Inexpensive way to sew thick stuff

What skills to learn, what tools to get
User avatar
Sclass
Posts: 1067
Joined: Tue Jul 10, 2012 5:15 pm

Re: Inexpensive way to sew thick stuff

Post by Sclass » Mon May 08, 2017 12:42 pm

Hi JP. No, that knife is really sharp. It'll go right through wax. It gets honed two times on average during a meal.

The original milk jug scabbard started to drive me nuts because it sucked. Nothing like seeing something you made everyday that happens to suck. Milk Jug Scabbard REV 2. This is hot off the bench.

I was first thinking I should drill some holes in the scabbard and loop some zip ties through along the blade's edge. Or maybe use some aluminum pop rivets. But then I thought I already have plastic strips in the milk jug. So the idea was to make some slots just along the blade and loop some milk jug material through then sew it down with the stitching far away from the blade - protected from the razor edge. I wanted some ideas with tough milk jug armoring, here it is. Conceptual model here. I noticed in my real leather knife sheaths, the center ridge in the sheath not only stops the blade tip, it distributes the load of the knife over the length of the sheath so the pressure at one support point isn't too high. Kind of like sleeping on a bed of needles. So I put these straps through at three places.

Image

Now to harvest some material. I just finished off a jug this morning making lattes. I cut the center and then use an iron to flatten things out a bit. It is alot like working leather.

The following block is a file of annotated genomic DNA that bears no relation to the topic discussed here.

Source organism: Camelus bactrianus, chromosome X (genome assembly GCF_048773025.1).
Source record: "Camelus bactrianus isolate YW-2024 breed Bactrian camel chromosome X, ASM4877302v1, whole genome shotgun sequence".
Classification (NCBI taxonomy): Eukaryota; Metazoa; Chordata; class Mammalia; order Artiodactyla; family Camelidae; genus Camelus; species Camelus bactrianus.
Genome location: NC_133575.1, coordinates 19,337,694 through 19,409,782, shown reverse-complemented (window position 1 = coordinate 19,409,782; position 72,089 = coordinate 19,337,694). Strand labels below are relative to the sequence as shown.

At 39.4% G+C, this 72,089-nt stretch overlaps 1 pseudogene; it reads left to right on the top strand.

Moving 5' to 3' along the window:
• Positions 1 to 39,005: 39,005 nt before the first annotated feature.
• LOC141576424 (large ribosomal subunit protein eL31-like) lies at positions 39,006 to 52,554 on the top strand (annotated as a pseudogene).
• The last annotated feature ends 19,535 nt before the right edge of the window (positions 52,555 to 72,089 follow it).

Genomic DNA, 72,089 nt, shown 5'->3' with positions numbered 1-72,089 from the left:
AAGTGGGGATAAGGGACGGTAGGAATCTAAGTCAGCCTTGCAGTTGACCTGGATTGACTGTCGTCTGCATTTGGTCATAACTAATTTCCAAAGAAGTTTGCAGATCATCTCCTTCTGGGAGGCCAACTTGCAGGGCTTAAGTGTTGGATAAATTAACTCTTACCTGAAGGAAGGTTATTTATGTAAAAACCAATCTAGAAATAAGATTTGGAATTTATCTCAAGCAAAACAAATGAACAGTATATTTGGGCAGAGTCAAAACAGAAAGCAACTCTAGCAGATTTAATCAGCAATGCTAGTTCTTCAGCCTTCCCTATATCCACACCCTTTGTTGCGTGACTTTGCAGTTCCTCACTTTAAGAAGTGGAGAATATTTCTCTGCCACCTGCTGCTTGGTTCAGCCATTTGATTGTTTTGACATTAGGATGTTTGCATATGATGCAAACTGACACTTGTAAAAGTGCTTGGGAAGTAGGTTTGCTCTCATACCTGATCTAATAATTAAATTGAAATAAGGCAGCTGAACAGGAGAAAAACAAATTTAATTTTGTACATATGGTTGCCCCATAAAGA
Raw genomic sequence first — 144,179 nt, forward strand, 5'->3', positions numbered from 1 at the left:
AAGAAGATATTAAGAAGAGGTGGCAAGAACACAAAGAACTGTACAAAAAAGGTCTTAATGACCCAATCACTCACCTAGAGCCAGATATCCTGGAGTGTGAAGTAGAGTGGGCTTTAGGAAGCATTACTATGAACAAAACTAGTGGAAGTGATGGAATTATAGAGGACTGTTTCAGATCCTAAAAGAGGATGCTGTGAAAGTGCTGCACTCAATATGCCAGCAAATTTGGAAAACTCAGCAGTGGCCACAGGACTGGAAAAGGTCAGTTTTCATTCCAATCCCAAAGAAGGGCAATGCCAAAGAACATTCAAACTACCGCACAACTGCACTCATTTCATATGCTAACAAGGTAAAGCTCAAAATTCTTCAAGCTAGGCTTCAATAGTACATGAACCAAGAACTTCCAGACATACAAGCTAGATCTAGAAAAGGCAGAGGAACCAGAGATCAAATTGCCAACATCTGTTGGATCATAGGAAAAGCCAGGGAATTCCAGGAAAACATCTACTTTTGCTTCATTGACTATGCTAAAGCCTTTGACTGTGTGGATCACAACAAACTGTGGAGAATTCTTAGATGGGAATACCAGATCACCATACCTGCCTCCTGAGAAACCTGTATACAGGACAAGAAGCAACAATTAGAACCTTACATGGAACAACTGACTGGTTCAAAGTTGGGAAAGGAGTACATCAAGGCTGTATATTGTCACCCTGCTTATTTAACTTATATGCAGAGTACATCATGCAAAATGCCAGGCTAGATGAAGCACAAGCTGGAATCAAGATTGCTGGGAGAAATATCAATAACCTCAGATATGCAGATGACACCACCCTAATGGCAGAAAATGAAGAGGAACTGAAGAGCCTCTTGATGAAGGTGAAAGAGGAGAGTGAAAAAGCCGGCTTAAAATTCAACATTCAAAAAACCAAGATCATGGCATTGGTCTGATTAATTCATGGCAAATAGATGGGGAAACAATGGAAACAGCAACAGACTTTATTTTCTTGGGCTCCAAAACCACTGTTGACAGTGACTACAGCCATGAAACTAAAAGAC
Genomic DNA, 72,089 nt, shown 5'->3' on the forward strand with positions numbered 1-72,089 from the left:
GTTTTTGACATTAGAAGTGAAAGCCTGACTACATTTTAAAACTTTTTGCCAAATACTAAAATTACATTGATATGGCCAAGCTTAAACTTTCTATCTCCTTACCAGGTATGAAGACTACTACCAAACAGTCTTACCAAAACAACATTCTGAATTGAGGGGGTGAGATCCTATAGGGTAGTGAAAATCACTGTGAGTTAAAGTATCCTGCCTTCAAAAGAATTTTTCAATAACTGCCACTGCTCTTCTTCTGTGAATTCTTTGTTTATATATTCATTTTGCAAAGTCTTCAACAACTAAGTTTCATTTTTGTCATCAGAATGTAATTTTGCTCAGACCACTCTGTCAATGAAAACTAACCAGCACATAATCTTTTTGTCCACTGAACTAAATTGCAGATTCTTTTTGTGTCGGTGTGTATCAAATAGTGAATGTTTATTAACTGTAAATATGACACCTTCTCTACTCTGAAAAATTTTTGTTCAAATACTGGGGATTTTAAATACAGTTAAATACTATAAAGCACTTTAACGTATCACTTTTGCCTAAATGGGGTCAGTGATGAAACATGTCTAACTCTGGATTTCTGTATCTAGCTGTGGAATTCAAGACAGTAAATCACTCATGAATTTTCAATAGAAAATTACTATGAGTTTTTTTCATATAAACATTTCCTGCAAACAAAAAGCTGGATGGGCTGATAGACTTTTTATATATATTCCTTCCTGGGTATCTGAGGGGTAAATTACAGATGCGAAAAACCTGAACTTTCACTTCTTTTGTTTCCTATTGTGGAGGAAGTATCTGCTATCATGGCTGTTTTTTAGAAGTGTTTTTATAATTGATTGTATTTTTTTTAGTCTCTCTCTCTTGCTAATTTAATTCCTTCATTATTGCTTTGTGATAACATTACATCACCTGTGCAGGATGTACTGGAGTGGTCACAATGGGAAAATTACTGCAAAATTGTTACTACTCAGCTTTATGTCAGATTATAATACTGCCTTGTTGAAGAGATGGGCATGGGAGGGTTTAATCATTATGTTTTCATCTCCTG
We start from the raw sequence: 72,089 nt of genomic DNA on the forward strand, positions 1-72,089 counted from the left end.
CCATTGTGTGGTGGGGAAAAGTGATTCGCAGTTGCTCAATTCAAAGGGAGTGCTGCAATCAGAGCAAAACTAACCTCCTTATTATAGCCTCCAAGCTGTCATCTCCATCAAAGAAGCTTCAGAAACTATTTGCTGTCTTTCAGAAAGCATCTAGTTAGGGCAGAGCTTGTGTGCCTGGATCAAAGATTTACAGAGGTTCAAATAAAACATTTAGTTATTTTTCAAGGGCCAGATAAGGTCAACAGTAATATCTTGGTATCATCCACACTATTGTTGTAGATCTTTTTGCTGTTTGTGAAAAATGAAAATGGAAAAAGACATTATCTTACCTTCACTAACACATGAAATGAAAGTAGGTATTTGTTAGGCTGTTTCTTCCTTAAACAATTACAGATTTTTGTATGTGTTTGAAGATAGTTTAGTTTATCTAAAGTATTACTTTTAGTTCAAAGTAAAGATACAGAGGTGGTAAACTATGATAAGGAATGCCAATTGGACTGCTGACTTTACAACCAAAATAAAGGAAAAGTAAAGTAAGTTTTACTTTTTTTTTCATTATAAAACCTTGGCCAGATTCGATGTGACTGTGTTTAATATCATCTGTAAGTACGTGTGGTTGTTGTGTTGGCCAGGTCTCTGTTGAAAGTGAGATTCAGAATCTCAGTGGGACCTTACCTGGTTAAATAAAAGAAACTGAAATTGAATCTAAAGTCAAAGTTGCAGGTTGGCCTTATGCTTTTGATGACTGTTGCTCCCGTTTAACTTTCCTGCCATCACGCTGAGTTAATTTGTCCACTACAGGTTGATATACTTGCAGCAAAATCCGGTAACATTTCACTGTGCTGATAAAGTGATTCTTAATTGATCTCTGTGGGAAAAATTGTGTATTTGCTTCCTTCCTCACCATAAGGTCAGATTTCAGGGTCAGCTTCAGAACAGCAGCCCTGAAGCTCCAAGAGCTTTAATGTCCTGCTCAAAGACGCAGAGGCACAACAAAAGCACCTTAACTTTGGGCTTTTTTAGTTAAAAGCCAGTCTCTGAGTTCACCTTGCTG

Image

Cut the pieces from my pattern. I used a rotary cutter. Amazingly it went right through. The plastic is slippery unlike leather or fabric so you have to hold it down while not cutting off your finger tips. I'm still on my first cutter blade. I'm still blown away by the thing. It's like cutting pizza.

Image

Now I tape everything down to my cutting pad. My new favorite cheap punch is a T pin. I made some registration holes to locate the straps. They have to be precisely placed so the blade comes to rest on all of them simultaneously. I don't want one strap getting the first stab as I sheath the knife. Once I know where everything goes, I can make little slits with a craft knife.

Image

Setup the machine tension. This one will be a little tricky because it has to handle two layers of milk jug then instantly transition to four layers without skipping a stitch. Looking good.

Image

And here it is. I wavered a little on the stitch. That milk jug is slippery. But it will work! Now I just need to trim it up.

Image

Hey, now this is an item I don't mind seeing and using everyday. Satisfactory.

Image

George the original one
Posts: 4162
Joined: Wed Jul 28, 2010 3:28 am
Location: Wettest corner of Orygun

Re: Inexpensive way to sew thick stuff

Post by George the original one » Mon May 08, 2017 8:43 pm

Nice!

That's weird (and cool) to see the knife inside the sheaf.

User avatar
Sclass
Posts: 1067
Joined: Tue Jul 10, 2012 5:15 pm

Re: Inexpensive way to sew thick stuff

Post by Sclass » Thu May 11, 2017 12:15 pm

Another broken Keen sandal. Too expensive to toss. Wow, how does this stuff happen?

Image

Bring out the tools. Sewing awl. Nylon upholstery thread. I like Nylon's flexibility for applications like this. Polyester is great for strength and sun resistance. Nylon has some give to it. My feeling is it won't garrote the leather stitching holes. Thimble. Lighter for melting thread. Scissors.

Image

One dozen well placed stitches and voila.

Image

Done deal. Saved another pair of sandals. The first one in this thread got left at a hotel pool. Go figure. Buying long lasting stuff doesn't solve theft or loss from negligence. :roll: :roll: :roll:

Ahhhhh. Spending money averted.

Image

Post Reply